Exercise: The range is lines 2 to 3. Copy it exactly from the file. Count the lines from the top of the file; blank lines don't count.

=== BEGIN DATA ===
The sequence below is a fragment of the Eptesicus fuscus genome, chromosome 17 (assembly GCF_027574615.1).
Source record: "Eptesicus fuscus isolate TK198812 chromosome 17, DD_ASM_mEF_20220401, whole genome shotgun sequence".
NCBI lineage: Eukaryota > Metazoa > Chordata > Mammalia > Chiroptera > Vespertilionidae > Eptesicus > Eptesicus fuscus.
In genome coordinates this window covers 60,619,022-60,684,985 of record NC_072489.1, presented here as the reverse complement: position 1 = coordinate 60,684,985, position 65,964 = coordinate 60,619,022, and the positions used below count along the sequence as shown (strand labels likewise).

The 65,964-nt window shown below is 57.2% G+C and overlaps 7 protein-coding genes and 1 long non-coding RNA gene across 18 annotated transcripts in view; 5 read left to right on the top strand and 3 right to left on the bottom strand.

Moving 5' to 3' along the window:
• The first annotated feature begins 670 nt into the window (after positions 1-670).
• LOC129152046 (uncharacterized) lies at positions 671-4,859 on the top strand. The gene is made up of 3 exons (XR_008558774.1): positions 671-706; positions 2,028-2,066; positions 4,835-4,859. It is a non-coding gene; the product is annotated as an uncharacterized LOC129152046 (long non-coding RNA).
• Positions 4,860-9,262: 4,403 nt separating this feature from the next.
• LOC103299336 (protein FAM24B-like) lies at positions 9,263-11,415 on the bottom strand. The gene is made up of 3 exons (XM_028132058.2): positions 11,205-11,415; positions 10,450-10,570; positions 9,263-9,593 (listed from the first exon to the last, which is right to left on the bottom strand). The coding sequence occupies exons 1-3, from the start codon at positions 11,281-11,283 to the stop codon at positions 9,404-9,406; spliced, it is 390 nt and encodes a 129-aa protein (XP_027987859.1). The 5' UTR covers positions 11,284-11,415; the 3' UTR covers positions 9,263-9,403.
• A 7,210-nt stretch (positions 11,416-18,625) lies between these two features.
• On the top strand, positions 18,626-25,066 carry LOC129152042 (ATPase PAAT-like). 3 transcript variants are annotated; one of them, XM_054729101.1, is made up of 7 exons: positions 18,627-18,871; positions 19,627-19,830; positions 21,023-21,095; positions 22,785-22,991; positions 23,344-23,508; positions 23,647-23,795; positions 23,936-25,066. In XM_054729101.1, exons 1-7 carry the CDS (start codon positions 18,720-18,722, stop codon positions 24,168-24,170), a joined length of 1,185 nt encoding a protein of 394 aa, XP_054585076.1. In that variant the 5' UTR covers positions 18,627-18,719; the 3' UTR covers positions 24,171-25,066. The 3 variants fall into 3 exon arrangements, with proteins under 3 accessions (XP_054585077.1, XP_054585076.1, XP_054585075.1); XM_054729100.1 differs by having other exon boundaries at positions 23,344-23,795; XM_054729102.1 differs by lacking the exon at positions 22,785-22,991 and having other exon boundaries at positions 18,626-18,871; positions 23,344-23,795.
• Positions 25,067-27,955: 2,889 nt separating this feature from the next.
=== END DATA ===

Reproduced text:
Source record: "Eptesicus fuscus isolate TK198812 chromosome 17, DD_ASM_mEF_20220401, whole genome shotgun sequence".
NCBI lineage: Eukaryota > Metazoa > Chordata > Mammalia > Chiroptera > Vespertilionidae > Eptesicus > Eptesicus fuscus.